Pages about Web authoring: http://www.cs.tut.fi/~jkorpela/www.html


 
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Jukka K. Korpela
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      01-01-2004
Andy Dingley <(E-Mail Removed)> wrote:

> It's impossible to write "pure XML".


It isn't. Here's a proof:

<foo>Hello world</foo>

That's pure XML. I just wrote it.

> As soon as you write your
> first element, you've chosen a DTD,


No, I haven't. See, no DTD:

<foo>Hello world</foo>

> even if this is informal


There's no such thing as an informal DTD - that's a real oxymoron, like
a rectangular circle.

> and only expressed by the document itself.


I don't see what you mean by that. A DTD can be included into a
document or referred to by the document. The difference between these
two only matters (apart from practical efficiency considerations)
only misguided doctype sniffers.

> If you use CSS, then you're
> relying on this DTD being shared between the XML document and the
> CSS stylesheet.


No, I'm not.

<?xml-stylesheet type="text/css" href="test.css"?>
<foo>Hello world</foo>

> So your question really reduces to "When I write XML, should I use
> the XHTML DTD or some other DTD of my own invention ?"


Does it? If that's the question, then the answer simply depends on
whether you are using XHTML or not.

> Stated like
> this, it's obvious that the "roll your own" approach is no
> _simpler_ than using XHTML, because it's just not possible to
> reject DTDs altogether.


It is. And if you use a DTD, then XHTML DTDs are not the only existing
DTDs to choose from.

> As to whether it's better, then I don't think so. XHTML has the
> following advantages:


I think you are making some (good) points on the benefits of HTML over
markup (SGML or HMTL) without publicly specified semantics and
widespread browser support. The "X" prefix just causes confusion here.

--
Yucca, http://www.cs.tut.fi/~jkorpela/
Pages about Web authoring: http://www.cs.tut.fi/~jkorpela/www.html


 
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Jukka K. Korpela
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      01-01-2004
Blue <(E-Mail Removed)> wrote:

> I have been writting a web site in XHTML 1.1 and CSS


Why XHTML 1.1? The whole specification is an exercise in futility and
deprives you of things that are useful on the Web of today and the near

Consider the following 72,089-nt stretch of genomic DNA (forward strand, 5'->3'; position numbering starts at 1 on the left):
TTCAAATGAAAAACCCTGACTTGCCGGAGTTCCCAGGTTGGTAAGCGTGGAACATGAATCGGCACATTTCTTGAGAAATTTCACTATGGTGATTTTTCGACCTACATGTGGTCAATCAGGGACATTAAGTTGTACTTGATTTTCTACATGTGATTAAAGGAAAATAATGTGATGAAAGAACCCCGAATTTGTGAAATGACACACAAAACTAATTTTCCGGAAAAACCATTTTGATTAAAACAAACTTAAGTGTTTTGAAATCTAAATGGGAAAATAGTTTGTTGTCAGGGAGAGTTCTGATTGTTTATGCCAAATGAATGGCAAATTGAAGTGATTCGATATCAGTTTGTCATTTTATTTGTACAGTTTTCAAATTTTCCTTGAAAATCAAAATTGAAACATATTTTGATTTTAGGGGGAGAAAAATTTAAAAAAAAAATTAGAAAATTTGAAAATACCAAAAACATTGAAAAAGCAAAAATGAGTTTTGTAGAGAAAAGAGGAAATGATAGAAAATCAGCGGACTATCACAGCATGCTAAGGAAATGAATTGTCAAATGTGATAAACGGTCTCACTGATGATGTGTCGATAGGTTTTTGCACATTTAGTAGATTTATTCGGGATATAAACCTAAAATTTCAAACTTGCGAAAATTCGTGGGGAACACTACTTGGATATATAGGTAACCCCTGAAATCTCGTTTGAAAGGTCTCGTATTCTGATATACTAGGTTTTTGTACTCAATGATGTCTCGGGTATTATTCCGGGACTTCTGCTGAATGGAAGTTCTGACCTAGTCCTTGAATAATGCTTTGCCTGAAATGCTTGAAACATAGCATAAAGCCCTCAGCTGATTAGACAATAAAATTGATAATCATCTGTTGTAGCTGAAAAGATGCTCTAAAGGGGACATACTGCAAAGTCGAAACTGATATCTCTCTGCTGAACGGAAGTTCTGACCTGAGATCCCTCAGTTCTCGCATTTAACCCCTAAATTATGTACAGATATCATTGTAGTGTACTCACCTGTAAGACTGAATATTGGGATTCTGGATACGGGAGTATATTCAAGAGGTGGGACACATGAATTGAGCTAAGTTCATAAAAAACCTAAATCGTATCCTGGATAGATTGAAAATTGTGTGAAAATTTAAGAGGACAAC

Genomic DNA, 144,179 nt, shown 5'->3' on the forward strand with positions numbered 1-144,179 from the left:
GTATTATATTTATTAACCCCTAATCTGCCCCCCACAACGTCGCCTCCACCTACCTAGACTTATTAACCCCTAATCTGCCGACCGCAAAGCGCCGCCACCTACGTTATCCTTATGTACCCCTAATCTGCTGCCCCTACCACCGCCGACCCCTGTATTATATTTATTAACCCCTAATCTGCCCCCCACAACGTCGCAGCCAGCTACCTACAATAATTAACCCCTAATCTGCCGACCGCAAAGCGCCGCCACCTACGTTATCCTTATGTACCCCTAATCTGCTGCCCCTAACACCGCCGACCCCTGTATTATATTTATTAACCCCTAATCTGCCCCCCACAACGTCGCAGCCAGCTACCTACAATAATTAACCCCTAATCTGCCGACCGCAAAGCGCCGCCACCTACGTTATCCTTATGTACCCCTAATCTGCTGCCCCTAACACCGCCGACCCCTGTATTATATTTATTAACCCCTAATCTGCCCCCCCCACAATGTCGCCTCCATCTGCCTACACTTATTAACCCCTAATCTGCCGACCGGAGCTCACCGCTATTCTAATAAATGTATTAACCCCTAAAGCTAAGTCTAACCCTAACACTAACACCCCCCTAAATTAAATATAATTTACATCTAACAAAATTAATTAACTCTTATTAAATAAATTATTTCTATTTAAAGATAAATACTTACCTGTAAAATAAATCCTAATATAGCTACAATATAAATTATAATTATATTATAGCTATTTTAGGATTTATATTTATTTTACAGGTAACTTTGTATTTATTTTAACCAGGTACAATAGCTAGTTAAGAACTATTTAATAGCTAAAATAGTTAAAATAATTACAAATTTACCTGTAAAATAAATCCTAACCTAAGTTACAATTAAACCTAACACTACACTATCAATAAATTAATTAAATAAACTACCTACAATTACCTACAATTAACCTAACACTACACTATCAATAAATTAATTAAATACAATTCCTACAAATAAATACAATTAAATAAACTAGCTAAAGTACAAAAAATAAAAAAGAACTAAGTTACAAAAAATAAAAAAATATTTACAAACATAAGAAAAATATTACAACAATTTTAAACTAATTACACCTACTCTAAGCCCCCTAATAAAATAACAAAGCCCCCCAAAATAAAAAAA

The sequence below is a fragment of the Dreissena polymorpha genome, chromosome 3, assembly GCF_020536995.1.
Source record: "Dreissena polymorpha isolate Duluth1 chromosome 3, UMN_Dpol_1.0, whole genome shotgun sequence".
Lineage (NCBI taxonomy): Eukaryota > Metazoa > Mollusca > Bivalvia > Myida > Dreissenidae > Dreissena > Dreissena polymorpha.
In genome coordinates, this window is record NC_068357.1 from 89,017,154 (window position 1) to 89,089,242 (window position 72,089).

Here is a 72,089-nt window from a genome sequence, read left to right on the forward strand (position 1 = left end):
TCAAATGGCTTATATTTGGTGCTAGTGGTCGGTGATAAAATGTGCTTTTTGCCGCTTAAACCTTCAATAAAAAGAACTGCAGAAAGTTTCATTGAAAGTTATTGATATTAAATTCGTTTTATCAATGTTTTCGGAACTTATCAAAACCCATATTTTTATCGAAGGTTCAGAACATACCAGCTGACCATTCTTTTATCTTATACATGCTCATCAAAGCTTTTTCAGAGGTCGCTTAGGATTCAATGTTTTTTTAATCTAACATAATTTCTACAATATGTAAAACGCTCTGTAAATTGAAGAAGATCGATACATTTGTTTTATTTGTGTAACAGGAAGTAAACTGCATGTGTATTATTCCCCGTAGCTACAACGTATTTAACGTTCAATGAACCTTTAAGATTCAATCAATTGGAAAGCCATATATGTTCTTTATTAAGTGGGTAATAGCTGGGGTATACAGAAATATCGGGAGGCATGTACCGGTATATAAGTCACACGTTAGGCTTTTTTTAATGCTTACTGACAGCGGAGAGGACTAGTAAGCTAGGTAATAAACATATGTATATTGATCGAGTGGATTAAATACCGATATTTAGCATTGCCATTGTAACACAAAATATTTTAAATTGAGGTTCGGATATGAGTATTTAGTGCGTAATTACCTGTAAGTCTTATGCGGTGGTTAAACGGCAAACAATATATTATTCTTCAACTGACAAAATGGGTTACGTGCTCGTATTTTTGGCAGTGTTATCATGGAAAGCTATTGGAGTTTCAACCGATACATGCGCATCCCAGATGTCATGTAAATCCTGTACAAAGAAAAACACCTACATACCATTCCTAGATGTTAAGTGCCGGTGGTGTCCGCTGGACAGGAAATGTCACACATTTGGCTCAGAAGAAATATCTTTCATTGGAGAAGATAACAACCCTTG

future. And the browser that is by far the most common on the Web
chokes on XHTML 1.1 when served in the recommended way.

> and since I
> have already locked myself into standard supporting browsers(Gecko
> and Opera mainly) I am wondering what's the point of XHTML and CSS?


Pardon? You have dug yourself into a hole where only a small avantgarde
minority can access your pages, and now you are asking why you did
that?

> It seems to me I could just write XML+CSS. I have to write the CSS
> file anyway so what's the purpose of the XHTML format?


Oh. So you are now asking how to dig deeper. The avantgarde of the
avantgarde is already using user style sheets that may override
anything you say in your style sheet. So even they will find your pages
inaccesible.

> I'm must be missing the point somewhere.


Now that's something to agree on. There's some scent of trolling in the
air, but I think you are serious - and seriously misguided. It's so sad
to see how right I was in my article "Lurching Toward Babel: HTML, CSS,
and XML", Computer, July 1998 (!),
http://www.computer.org/computer/co1998/pdf/r7103.pdf
where I warned:
"The XML metalanguage can define the
formal syntax of a language, such as nesting
rules for elements. The semantics could
of course be described in plain English. But
this doesn’t seem to be of interest to XML
evangelists. They are more interested in
just specifying presentation with CSS.
Naturally, this means that they do not use
CSS as a presentation suggestion only,
since (with the XML/CSS model) there is
no default or user-defined presentation."
and
"As a publishing method, XML/CSS is
comparable to using text processing
software with styles or macros:"
That is, it means a huge leap - into the bad old times
before the ideas of platform, device and program independence.

--
Yucca, http://www.cs.tut.fi/~jkorpela/
Pages about Web authoring: http://www.cs.tut.fi/~jkorpela/www.html